Steven D. Booth, Holly Smith, Hannah Lee, and Deena Smith 2014-09-29 11:49:01
American Library Association’s Knowledge Alliance program highlights the need for diversity within the library and information science profession, enhances recruiters’ advocacy skills, and builds community among professionals. The struggle to build and cultivate a racially diverse workforce continues to be a challenge for the library and information science (LIS) profession. Despite the past and ongoing diversity initiatives and graduate funding opportunities, the number of minorities within librarianship remains low. Out of 8,227 students who received degrees in 2011 from accredited LIS programs, only 14 percent (1,117) were minorities. Based on these statistics provided by the Association for Library and Information Science Education, not much has changed since 2001 when students of color comprised 12 percent (504) of the 4,953 graduates. For that reason, it comes as no surprise that from 2000 to 2010, the number of employed underrepresented racial and ethnic credentialed librarians has increased by only 1 percent, according to the American Library Association’s (ALA) Diversity Counts report. The Discovering Librarianship Program In an effort to combat the harsh reality of these statistics, the ALA Office for Diversity established the “Discovering Librarianship: The Future is Overdue” program. This multiyear initiative, funded by the Institute of Museum and Library Services (IMLS), supports the efforts of early career librarians and archivists—representing the diversity of accredited LIS programs and career opportunities—to develop and lead a local recruitment effort to expose high school and college students of color to the profession. Through a competitive application process, 35 recruiters were chosen and convened to attend a rigorous two-day training session during ALA’s January 2011 Midwinter meeting. During these sessions, recruiters became well versed in the areas of workforce trends, salary data, graduate education options, professional and funding opportunities, and advocacy efforts. The sessions also focused on team-building exercises so participants could discuss their journies to librarianship, and develop their elevator speeches, public speaking skills, and stage presence. With newly acquired information and strategies, the recruiters brainstormed to create the recruitment initiative’s brand, which they called “Knowledge Alliance.” After the training, recruiters identified college and career fairs to attend in their local and regional areas. The initial goal at any fair is to always make a connection with the student based on their major and career goals. Recruiters share with the students their own personal and professional experiences and discuss what led them to pursue a career in librarianship. Based on their interests, recruiters outline potential opportunities and highlight the importance of LIS graduate education. And if necessary, references to the profession in pop culture are used as a way to keep their attention (“Beyoncé has an archivist!”). The Knowledge Alliance Website The Knowledge Alliance website (knowledgealliance.org) also has enabled recruiters to engage with a larger audience of potential information professionals at every step of their journies, from initial interest to selecting a graduate program and pursuing professional opportunities. The website features an events calendar that highlights upcoming fairs across the country where interested students can interact with recruiters face-to-face. They also have the option of creating an online profile that allows them to connect virtually with potential mentors through the “Find Your Ally” portal. With this feature, students are able to search and browse recruiters’ profiles by location, name, or interests. A keyword search for “digital preservation” would reveal six potential mentors for a student to connect with based on that interest. Students also can send direct messages to recruiters or “add them as an ally” for later contact. Since the program’s official launch in March 2012, more than ten thousand participants at seventy career, education, and cultural fairs across the United States and Canada have been exposed to the profession and approximately three thousand new mentee profiles have been created on the site. Essential Information Workshop Series Building on the momentum of the recruitment fairs, the ALA Office for Diversity recently partnered with several public and academic institutions to coordinate the Essential Information workshop series. Prospective and current LIS students were brought together in Seattle, Chicago, Los Angeles, Atlanta, and New York City to ask questions and learn about graduate education options, funding opportunities, and career possibilities with professional librarians and archivists. The participants greatly benefited from the wealth of information that was provided through panel discussions, talk tables, individualized assistance, and field trips. Having the opportunity to connect with a diverse network of peers and mentors helped break down the complexities of the profession and affirmed their desire to pursue librarianship. One participant noted, “I knew I wanted to become a librarian, but after attending the event, hearing the speakers, and meeting with mentors, I’ve never been more determined to actually focus and accomplish that goal.” The professionals also expressed their appreciation for the opportunity to network and collaborate with other local professionals, and for the chance to give back to the LIS community. Outcomes and How to Get Involved An assessment survey conducted in 2013 revealed that most recruiters found the program to be beneficial to their professional and personal development. One recruiter stated, “Being a librarian that doesn’t fit the mold (young and Latina) has been difficult on various fronts, but having the opportunity to serve as a role model and inspiration to future professionals makes the hardships worthwhile. The added boost of confidence has come from interacting with other librarians across library types and geographies, and learning their stories.” Knowledge Alliance not only highlights the need for more diversity within the profession, it also enhances recruiters’ advocacy skills and builds community among professionals. To raise awareness about the program, recruiters have presented at multiple conferences this past summer, including the 2014 CoSA/NAGARA/ SAA Joint Annual Meeting. The session “Young, Black, Brown, and Yellow: Diversity Recruitment Practices from the Field” featured a dramatized recruitment event and showcased marketing materials. After discussing the program’s merits, panelists and attendees engaged in a constructive dialogue about the challenges of recruitment and retention, the current job market, and the importance of serving as ambassadors for the profession. A recap of the session has been made available via Storify (storify.com/ misterbooth/knowledge-alliance-saa14). While IMLS has extended funding through early 2015, Knowledge Alliance is looking to partner with accredited graduate programs, professional associations, and organizations to ensure longevity and to cosponsor recruitment events. Going forward, the program is looking for more early career professionals, especially those from underrepresented groups, to sign up at email@example.com or knowledgealliance.org to become recruiters and mentors.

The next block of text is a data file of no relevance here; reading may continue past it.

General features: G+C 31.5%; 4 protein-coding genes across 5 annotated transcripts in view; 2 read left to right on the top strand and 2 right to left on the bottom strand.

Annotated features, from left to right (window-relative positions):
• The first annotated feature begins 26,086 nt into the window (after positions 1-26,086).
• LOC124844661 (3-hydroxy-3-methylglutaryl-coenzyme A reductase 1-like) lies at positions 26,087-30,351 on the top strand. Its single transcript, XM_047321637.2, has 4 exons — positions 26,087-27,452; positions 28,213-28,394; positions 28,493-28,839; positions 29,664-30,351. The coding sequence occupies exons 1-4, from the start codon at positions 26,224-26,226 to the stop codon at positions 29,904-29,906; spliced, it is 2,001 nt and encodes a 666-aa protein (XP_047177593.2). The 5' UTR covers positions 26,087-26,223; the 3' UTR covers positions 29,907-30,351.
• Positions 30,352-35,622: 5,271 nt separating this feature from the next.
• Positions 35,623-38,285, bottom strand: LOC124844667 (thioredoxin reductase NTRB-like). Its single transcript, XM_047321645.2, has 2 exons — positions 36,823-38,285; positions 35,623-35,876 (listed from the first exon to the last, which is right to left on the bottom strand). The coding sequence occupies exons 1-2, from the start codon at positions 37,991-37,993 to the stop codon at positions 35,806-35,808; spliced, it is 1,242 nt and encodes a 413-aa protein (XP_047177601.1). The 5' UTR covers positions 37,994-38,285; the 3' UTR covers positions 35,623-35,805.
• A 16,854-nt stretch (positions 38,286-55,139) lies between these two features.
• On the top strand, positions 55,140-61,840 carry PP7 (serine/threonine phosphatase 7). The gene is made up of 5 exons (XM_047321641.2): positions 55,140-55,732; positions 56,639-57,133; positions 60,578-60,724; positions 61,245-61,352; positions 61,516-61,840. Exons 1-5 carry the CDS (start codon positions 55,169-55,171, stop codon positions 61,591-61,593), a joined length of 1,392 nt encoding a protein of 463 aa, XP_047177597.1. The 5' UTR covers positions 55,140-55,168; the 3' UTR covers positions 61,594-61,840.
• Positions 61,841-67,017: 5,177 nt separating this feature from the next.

Published by Society of American Archivists. View All Articles.